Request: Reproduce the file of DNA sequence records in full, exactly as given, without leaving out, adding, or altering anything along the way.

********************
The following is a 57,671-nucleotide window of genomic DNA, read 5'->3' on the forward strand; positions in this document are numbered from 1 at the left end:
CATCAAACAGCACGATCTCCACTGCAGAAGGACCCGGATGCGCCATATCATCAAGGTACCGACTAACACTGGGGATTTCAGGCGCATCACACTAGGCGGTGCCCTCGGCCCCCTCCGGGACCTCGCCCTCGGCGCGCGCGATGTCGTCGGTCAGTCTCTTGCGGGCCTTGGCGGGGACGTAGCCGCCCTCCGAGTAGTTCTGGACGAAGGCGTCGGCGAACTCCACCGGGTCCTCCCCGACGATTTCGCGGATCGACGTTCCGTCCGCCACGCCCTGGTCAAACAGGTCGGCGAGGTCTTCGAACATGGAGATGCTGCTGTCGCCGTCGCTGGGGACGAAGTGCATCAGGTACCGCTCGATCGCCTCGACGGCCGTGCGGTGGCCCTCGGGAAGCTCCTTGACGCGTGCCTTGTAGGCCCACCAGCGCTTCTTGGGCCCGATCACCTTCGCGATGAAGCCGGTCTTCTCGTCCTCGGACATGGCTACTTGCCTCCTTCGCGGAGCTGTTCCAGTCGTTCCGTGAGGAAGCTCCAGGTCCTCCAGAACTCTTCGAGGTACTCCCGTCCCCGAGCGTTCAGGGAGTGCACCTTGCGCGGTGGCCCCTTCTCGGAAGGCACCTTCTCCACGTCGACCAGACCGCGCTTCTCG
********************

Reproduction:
The following is a 57,671-nucleotide window of genomic DNA, read 5'->3' on the forward strand; positions in this document are numbered from 1 at the left end:
CATCAAACAGCACGATCTCCACTGCAGAAGGACCCGGATGCGCCATATCATCAAGGTACCGACTAACACTGGGGATTTCAGGCGCATCACACTAGGCGGTGCCCTCGGCCCCCTCCGGGACCTCGCCCTCGGCGCGCGCGATGTCGTCGGTCAGTCTCTTGCGGGCCTTGGCGGGGACGTAGCCGCCCTCCGAGTAGTTCTGGACGAAGGCGTCGGCGAACTCCACCGGGTCCTCCCCGACGATTTCGCGGATCGACGTTCCGTCCGCCACGCCCTGGTCAAACAGGTCGGCGAGGTCTTCGAACATGGAGATGCTGCTGTCGCCGTCGCTGGGGACGAAGTGCATCAGGTACCGCTCGATCGCCTCGACGGCCGTGCGGTGGCCCTCGGGAAGCTCCTTGACGCGTGCCTTGTAGGCCCACCAGCGCTTCTTGGGCCCGATCACCTTCGCGATGAAGCCGGTCTTCTCGTCCTCGGACATGGCTACTTGCCTCCTTCGCGGAGCTGTTCCAGTCGTTCCGTGAGGAAGCTCCAGGTCCTCCAGAACTCTTCGAGGTACTCCCGTCCCCGAGCGTTCAGGGAGTGCACCTTGCGCGGTGGCCCCTTCTCGGAAGGCACCTTCTCCACGTCGACCAGACCGCGCTTCTCG